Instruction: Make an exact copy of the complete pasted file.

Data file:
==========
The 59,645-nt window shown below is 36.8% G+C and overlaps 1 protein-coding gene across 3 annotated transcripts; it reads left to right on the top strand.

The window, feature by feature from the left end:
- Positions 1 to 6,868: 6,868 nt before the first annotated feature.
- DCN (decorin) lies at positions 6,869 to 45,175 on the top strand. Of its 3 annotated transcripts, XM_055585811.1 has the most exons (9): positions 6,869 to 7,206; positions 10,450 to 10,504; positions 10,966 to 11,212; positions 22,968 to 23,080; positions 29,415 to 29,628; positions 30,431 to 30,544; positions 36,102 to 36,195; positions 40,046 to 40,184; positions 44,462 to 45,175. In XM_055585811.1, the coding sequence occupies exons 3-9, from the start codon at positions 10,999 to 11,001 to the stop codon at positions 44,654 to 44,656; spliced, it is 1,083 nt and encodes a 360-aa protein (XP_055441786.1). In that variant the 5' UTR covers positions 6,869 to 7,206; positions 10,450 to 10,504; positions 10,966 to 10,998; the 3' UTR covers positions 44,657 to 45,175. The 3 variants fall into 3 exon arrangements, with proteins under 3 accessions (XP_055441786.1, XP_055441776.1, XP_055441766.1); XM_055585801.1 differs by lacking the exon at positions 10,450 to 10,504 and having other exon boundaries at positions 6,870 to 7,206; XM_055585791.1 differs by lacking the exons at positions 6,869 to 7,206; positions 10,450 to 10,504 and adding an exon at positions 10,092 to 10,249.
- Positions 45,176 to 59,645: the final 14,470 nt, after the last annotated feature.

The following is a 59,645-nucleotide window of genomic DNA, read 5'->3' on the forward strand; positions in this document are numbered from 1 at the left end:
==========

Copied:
The 59,645-nt window shown below is 36.8% G+C and overlaps 1 protein-coding gene across 3 annotated transcripts; it reads left to right on the top strand.

The window, feature by feature from the left end:
- Positions 1 to 6,868: 6,868 nt before the first annotated feature.
- DCN (decorin) lies at positions 6,869 to 45,175 on the top strand. Of its 3 annotated transcripts, XM_055585811.1 has the most exons (9): positions 6,869 to 7,206; positions 10,450 to 10,504; positions 10,966 to 11,212; positions 22,968 to 23,080; positions 29,415 to 29,628; positions 30,431 to 30,544; positions 36,102 to 36,195; positions 40,046 to 40,184; positions 44,462 to 45,175. In XM_055585811.1, the coding sequence occupies exons 3-9, from the start codon at positions 10,999 to 11,001 to the stop codon at positions 44,654 to 44,656; spliced, it is 1,083 nt and encodes a 360-aa protein (XP_055441786.1). In that variant the 5' UTR covers positions 6,869 to 7,206; positions 10,450 to 10,504; positions 10,966 to 10,998; the 3' UTR covers positions 44,657 to 45,175. The 3 variants fall into 3 exon arrangements, with proteins under 3 accessions (XP_055441786.1, XP_055441776.1, XP_055441766.1); XM_055585801.1 differs by lacking the exon at positions 10,450 to 10,504 and having other exon boundaries at positions 6,870 to 7,206; XM_055585791.1 differs by lacking the exons at positions 6,869 to 7,206; positions 10,450 to 10,504 and adding an exon at positions 10,092 to 10,249.
- Positions 45,176 to 59,645: the final 14,470 nt, after the last annotated feature.

The following is a 59,645-nucleotide window of genomic DNA, read 5'->3' on the forward strand; positions in this document are numbered from 1 at the left end: